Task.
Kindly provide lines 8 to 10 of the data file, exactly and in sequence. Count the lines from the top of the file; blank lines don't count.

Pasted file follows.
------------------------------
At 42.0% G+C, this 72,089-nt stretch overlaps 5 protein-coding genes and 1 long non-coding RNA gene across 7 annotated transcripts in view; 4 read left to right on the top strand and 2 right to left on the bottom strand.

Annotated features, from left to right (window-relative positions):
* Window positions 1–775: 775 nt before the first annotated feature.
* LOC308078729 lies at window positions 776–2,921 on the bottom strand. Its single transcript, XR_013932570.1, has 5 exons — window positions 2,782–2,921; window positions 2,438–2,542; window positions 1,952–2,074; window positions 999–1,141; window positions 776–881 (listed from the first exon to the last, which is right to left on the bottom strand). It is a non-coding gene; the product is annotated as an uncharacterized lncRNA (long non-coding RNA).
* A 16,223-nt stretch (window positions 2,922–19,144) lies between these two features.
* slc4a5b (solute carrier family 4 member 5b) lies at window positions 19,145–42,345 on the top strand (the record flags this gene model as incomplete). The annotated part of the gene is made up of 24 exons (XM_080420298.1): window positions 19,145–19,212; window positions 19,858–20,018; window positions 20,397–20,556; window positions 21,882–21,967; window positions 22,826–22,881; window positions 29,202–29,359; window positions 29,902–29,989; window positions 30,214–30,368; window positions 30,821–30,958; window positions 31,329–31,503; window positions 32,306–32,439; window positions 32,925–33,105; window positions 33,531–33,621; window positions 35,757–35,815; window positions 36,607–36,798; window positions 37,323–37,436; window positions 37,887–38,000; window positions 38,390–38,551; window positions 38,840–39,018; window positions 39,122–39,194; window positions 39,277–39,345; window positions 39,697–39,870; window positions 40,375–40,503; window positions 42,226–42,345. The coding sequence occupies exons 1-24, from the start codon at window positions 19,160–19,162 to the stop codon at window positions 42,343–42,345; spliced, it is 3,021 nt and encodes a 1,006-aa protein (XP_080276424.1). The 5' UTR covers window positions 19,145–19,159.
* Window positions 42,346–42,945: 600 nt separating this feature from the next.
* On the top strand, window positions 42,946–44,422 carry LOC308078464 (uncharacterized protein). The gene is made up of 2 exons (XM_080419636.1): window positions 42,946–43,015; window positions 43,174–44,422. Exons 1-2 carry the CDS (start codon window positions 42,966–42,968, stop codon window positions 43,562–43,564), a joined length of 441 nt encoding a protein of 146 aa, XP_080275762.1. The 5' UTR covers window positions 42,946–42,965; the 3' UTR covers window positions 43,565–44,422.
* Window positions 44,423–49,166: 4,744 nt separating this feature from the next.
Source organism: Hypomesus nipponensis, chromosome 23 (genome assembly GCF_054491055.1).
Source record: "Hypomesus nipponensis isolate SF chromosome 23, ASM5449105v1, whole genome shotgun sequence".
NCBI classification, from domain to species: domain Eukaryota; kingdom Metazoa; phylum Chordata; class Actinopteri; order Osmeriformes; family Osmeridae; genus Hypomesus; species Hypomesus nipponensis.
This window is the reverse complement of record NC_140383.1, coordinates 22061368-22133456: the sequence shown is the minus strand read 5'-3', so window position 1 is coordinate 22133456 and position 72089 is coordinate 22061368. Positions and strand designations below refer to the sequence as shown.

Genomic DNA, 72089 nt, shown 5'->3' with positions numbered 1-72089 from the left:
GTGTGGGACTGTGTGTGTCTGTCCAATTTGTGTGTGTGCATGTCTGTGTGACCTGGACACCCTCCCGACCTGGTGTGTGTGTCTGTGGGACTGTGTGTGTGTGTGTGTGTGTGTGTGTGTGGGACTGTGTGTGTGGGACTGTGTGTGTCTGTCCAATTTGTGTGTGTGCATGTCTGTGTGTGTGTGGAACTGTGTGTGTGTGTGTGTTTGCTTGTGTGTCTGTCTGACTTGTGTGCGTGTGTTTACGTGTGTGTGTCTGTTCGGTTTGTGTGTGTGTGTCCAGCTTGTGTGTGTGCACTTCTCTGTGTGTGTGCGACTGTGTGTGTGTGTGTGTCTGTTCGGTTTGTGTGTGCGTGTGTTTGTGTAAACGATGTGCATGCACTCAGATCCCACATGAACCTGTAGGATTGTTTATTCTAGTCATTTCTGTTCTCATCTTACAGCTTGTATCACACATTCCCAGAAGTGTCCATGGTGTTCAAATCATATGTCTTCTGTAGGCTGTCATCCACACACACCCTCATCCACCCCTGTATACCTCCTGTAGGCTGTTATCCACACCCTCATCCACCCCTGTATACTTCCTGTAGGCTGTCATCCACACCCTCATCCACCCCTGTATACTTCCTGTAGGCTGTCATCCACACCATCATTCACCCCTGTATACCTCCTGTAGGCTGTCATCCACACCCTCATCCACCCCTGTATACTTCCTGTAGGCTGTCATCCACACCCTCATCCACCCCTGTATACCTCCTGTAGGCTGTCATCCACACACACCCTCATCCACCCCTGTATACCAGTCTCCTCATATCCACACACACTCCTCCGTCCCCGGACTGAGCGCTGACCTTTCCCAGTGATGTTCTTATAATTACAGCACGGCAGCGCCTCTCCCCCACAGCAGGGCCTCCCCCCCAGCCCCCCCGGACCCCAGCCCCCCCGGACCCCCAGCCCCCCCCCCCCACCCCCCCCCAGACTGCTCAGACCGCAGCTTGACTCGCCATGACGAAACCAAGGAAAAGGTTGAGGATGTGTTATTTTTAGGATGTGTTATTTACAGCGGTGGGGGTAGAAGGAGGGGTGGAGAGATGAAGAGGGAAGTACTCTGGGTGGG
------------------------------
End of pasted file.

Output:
* On the top strand, window positions 42,946–44,422 carry LOC308078464 (uncharacterized protein). The gene is made up of 2 exons (XM_080419636.1): window positions 42,946–43,015; window positions 43,174–44,422. Exons 1-2 carry the CDS (start codon window positions 42,966–42,968, stop codon window positions 43,562–43,564), a joined length of 441 nt encoding a protein of 146 aa, XP_080275762.1. The 5' UTR covers window positions 42,946–42,965; the 3' UTR covers window positions 43,565–44,422.
* Window positions 44,423–49,166: 4,744 nt separating this feature from the next.
Source organism: Hypomesus nipponensis, chromosome 23 (genome assembly GCF_054491055.1).